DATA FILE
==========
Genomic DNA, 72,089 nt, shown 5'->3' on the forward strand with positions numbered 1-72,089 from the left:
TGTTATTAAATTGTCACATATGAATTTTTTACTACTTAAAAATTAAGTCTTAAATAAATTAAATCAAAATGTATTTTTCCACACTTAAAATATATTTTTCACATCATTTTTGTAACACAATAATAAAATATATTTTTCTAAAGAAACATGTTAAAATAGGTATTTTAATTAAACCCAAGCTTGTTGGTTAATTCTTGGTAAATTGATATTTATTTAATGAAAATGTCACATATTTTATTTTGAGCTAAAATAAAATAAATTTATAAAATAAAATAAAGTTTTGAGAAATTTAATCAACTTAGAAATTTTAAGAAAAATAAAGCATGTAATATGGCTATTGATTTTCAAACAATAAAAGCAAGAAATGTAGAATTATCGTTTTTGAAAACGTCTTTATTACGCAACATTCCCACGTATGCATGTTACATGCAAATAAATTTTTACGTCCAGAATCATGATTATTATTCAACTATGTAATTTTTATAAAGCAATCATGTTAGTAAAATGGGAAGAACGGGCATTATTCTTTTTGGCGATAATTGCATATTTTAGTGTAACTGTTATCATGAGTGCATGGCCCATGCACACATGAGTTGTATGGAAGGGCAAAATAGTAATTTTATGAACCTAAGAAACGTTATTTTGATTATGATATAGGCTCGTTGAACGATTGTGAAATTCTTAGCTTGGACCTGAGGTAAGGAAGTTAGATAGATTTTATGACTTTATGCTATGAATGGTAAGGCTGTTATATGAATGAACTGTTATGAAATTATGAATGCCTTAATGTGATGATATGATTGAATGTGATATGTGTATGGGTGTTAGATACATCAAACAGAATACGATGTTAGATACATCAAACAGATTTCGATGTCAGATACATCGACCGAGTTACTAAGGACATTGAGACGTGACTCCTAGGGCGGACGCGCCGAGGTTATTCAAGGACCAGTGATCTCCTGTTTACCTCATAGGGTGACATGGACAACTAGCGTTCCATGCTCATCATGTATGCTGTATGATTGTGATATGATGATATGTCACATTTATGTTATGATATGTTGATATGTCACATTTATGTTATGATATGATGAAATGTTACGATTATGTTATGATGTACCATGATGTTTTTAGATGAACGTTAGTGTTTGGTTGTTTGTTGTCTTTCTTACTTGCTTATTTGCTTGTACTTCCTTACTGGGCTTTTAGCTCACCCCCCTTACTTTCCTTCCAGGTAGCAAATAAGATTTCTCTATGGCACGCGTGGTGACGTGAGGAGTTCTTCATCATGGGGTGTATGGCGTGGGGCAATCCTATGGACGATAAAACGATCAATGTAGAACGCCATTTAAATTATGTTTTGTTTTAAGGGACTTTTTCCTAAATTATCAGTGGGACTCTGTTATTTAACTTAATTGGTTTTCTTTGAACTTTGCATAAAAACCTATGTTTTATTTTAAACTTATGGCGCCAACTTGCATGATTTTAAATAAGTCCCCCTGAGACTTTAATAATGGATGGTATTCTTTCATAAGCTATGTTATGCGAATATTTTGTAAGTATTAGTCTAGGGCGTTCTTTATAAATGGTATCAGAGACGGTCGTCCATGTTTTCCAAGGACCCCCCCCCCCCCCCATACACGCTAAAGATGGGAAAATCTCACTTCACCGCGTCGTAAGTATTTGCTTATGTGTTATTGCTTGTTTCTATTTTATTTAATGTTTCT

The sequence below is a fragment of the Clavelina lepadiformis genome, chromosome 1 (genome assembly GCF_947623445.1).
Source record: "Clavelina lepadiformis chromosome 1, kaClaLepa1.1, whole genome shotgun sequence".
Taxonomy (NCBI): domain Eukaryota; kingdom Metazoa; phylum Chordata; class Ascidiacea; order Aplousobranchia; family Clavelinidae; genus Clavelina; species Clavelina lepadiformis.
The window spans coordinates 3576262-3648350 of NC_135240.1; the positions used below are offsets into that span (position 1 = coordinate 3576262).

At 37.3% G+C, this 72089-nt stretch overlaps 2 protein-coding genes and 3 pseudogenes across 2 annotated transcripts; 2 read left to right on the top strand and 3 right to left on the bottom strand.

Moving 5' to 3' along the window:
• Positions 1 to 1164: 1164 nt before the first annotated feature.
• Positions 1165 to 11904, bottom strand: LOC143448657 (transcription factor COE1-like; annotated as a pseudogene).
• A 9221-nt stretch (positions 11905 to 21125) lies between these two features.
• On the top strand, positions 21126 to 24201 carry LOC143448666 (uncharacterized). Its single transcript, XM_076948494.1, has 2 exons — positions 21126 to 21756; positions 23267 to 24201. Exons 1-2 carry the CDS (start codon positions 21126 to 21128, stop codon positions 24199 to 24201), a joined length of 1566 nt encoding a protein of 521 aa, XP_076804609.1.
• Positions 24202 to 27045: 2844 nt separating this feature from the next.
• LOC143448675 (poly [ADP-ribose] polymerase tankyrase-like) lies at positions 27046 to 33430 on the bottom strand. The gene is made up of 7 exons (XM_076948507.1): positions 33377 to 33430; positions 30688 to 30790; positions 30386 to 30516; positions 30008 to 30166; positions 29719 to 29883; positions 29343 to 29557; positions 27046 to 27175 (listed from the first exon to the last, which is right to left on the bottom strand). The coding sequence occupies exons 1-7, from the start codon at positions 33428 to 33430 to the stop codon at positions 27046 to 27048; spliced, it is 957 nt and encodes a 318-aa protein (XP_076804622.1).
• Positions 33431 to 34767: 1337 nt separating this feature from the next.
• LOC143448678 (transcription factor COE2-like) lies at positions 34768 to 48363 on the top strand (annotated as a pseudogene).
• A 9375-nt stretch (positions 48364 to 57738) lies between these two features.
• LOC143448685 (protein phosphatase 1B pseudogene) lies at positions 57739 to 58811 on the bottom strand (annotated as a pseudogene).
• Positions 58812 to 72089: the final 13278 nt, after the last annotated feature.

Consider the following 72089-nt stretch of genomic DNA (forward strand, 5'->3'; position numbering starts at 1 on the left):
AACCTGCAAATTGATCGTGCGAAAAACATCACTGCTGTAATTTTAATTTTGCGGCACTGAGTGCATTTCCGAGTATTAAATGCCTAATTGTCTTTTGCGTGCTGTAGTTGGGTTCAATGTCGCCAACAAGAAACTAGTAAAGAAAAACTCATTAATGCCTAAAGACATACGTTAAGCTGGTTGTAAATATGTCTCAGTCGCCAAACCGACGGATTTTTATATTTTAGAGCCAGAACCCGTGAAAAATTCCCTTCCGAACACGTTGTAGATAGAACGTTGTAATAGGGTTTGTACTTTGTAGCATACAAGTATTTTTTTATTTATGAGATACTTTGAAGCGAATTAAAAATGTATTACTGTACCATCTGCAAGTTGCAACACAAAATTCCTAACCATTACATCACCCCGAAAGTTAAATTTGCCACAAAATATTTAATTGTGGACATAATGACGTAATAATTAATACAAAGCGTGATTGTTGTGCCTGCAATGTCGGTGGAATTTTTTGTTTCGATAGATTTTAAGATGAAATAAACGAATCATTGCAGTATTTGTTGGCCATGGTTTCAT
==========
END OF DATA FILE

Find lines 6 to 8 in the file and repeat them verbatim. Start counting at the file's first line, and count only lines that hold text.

The window spans coordinates 3576262-3648350 of NC_135240.1; the positions used below are offsets into that span (position 1 = coordinate 3576262).

At 37.3% G+C, this 72089-nt stretch overlaps 2 protein-coding genes and 3 pseudogenes across 2 annotated transcripts; 2 read left to right on the top strand and 3 right to left on the bottom strand.

Moving 5' to 3' along the window: